Try to find the place of China 20 years ago in data traffic. Can you find it? I think you can find it in 2016. So the potential growth in the digital market is very large in Asia and in China itself, as you know. But what I want to underline is the last world intellectual property organization register of patents in 2018. The reason why I say China surprises the world is exactly because China is very close to overcome the United States as the first register of patents in the world. If you look at this not by countries but by companies, who is the largest investor in R&D in the world? Huawei. From the 53,000 patents of China, 5,000 are from Huawei. Guess why you have this technological war. That being said, this is just a measure of speed on even the e-commerce. Can you imagine in less than 10 years, in a decade, our China become the real challenger of the United States in unicorns, in e-commerce and mobile payments? So I would just call your attention to just one consequence. With this change in the geo-economics, obviously geopolitics change. You cannot imagine the world of this more recent slides with the same balanced organization 20 years ago. This is the first thing I want to show you.

The second is why in my opinion—it's a friendly opinion—Portugal is one of the most friendly allies of the United States in the Atlantic. We are also a country that opens our economy a lot to Chinese investment. We know the exact differences between alliances and friendship. And we diversify our economic obviously because we want to live in globalization. We want to benefit from the multiple opportunities of globalization. But why is America so discomfortable with this world changing? I would say that it's just an external opinion. America is finally understanding that the world is less American and American is less WASP—less White, Anglo-Saxon and Protestant. But don't blame just the current President of the United States. Protectionism has a long story in the United States. Nativism has a long story in the United States. And isolationism has a long story in the American pendulum. Just two items about the United States. A migration policy excessively restrictive will damage seriously the competitiveness of the United States, namely on the digital economy. What do you need in Silicon Valley? You need to contract brains. Brains don't depend on flags, religions or continents. I need to be free to contract the best. If the government is too restrictive on migration policy, it will lose something very interesting and distinctive, and, in my opinion, very positive sign of American economic history. 40% of the five hundred biggest companies of America were founded by immigrants or sons of immigrants. If you go to Silicon Valley, it's not 40%, it's 58%.

And then the second reflection is that we know all about financial crisis. We know about it in the United States, in Europe, in Asia, in Latin America. We know all about financial crisis. What do we know about global trade crisis? What do we know about crisis determined by global trade war? We have to be back to the 30s in the 20th century to remember the last global trade war after the Great Depression in the United States. The world was very different at that time. The United States decided to impose tariffs on 20,000 foreign goods. The consequences were not immediate but there were more inflation, more employment, less trade and less growth. So what we can say for the moment is that trade crises are not so immediate as the financial one that cut credit and money from one hour to another, but they last for a long time. And that's one of the reasons why I am very worried. The impact of a trade war lasts for more time. It's harder to recover. And by the way, if you see the financial crisis from Europe, the United States did the job of recovering much quicker than we did, in a very decisive way.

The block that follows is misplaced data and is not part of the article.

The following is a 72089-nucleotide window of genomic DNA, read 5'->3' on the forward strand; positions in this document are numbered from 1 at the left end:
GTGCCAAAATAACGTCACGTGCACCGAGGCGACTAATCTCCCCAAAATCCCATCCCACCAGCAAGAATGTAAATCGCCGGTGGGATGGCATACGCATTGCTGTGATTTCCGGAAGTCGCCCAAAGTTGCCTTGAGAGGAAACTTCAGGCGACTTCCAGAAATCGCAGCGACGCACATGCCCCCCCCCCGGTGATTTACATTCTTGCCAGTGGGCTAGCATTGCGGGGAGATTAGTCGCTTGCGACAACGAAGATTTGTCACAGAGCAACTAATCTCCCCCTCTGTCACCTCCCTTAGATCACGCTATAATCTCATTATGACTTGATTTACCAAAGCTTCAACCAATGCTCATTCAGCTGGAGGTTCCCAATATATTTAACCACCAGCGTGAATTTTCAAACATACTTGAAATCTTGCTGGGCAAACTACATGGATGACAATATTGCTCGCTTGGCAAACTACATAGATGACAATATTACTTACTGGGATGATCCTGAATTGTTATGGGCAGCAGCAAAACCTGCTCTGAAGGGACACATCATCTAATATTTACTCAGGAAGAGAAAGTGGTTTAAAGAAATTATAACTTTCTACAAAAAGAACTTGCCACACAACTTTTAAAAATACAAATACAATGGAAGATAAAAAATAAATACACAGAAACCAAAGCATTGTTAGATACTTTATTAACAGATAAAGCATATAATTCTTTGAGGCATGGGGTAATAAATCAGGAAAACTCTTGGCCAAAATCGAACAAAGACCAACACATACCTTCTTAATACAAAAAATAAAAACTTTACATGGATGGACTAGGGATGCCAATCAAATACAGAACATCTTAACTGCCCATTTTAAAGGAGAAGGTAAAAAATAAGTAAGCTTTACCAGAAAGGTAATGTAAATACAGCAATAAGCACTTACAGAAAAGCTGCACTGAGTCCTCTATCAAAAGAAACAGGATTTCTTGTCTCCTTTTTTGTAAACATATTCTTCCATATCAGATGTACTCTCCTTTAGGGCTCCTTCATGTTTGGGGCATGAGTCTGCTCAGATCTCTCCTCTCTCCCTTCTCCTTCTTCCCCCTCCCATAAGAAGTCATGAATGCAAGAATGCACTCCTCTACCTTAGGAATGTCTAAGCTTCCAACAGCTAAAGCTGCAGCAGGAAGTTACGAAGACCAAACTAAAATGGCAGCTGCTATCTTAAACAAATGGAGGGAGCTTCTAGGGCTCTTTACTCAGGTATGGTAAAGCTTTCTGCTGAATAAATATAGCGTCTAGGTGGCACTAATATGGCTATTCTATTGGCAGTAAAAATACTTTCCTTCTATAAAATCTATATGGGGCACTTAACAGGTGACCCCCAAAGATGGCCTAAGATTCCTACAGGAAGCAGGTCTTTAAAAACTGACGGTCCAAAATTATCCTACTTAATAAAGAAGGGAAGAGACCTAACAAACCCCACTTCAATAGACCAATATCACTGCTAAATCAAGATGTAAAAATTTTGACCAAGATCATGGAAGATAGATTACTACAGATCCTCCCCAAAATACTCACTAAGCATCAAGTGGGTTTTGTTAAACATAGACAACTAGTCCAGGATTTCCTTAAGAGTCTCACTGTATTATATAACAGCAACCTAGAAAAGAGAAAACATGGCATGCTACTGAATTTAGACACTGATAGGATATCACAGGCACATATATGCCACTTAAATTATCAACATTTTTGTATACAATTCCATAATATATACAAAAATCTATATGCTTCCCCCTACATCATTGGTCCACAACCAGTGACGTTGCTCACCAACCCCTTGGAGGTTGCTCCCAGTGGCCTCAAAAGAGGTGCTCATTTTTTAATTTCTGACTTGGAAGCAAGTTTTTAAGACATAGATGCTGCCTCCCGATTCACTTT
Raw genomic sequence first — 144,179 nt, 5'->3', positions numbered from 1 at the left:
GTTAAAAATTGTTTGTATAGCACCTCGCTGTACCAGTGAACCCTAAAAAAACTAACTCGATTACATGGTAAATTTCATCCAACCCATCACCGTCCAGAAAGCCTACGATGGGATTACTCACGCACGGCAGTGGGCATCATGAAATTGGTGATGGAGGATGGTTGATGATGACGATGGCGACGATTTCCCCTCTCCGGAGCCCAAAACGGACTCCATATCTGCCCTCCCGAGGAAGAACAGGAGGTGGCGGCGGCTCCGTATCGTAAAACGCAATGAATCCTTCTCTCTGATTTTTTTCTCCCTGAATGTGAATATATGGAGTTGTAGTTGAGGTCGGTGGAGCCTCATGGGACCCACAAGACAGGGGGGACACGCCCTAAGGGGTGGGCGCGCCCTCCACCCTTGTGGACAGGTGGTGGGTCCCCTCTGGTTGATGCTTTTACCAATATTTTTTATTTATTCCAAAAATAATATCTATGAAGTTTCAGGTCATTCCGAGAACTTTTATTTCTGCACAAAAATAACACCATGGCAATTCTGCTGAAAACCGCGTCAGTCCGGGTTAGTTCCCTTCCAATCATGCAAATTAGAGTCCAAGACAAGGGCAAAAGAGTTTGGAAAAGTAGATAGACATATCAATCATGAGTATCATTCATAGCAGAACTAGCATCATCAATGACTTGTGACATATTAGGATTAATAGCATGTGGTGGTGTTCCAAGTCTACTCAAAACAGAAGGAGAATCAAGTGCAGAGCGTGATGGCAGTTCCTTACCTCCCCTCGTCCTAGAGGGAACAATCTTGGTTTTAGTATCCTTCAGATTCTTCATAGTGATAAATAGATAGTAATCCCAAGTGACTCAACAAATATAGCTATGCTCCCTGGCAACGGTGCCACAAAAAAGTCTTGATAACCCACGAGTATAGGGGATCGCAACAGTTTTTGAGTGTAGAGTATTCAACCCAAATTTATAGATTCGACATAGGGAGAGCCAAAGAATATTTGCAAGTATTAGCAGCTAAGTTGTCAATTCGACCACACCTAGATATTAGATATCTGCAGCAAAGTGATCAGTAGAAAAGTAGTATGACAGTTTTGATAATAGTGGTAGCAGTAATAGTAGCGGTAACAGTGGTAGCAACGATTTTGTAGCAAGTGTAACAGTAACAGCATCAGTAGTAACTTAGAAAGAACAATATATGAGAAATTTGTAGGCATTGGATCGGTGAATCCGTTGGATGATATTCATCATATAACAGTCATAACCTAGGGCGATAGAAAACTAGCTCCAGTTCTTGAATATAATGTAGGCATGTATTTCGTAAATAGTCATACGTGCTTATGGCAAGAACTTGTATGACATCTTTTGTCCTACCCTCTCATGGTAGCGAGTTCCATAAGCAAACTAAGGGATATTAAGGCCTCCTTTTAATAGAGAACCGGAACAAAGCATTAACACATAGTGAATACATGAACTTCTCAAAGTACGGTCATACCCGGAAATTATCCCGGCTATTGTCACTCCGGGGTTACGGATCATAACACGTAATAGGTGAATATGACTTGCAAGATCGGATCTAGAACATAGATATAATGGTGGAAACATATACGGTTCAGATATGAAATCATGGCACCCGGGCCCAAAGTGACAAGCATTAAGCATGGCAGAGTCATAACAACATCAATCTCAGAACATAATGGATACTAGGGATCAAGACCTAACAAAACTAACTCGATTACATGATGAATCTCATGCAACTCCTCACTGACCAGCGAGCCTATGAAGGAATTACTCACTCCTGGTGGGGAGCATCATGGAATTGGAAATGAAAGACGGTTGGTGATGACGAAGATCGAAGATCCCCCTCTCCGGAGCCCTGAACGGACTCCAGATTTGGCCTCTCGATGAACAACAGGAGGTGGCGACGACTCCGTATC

So I want to just finish by calling your attention to some possible conclusions. I would say, first of all, we are in the paths of living in a new political world polarized between the United States and China. It's probably inevitable. Facts are facts, and normally facts have consequences. We don't know when, but this is the world we are going to live in.

Second, Europe has its peculiar dilemma. Europe can be united as a major bloc. If Europe splits, it goes to irrelevance. But if Europe wants to be an international player, it has to be responsible for its own security defense with not only soft power but hard power. For the moment, Europe has them.

The third thing is what are changing in the globalization will change even more with digitalization. Digitalization accelerates all the phenomena of globalization. But don't take it for granted. It's one of the fantastic things in digital world. 50 years ago, the life expectancy of a great company was 50 years. Now it's 15. In a global and digital world, if you have a good idea, you can transfer the good idea in a good contract in a good business very quickly, but pay attention, the next good idea that will replace your good idea is already being created.

The fourth thing is that in a global world, there is no empty space. Look at what happened with the Trans-Pacific agreements. The United States withdrew. I don't know why. The United States withdrew. One year after, Japan, Mexico, Canada, 11 countries of the Pacific decided to sign the new Trans-Pacific without the United States. In this kind of world, to have a global economy without global institutions or at least a minimum of global rules is very dangerous. It can be chaotic. So the path is to reform institutions, namely the United Nations and WTO, not to destroy institutions, not to eliminate international institutions.

Finally, I want to also add that in globalization, the unpredictable can prevail. Who predicted Trump? Who predicted Brexit? Who predicted the challenge of national separation in Spain? Two populists ruling Italy? Who predicted all the recent political phenomena? In globalization, the unpredictable may prevail. So my advice to everybody is to be flexible. Don't be rigid. Someone who is rigid can crash with such dynamic change and evolution. In my perspective, both the United States and China, at the end of the day, regardless of the tweets, the divorce, the crash, have interests in a compromise, because—I don't know if it is a new agreement or a new truth—it's the only possibility to avoid escalations where both China and the United States can lose control. It is an escalation, not only about trade, but about a very relevant good trust. The problem of this kind of crisis is the impact of trust, and trust is the most difficult thing you can build and the easiest you can destroy.

Thank you very much.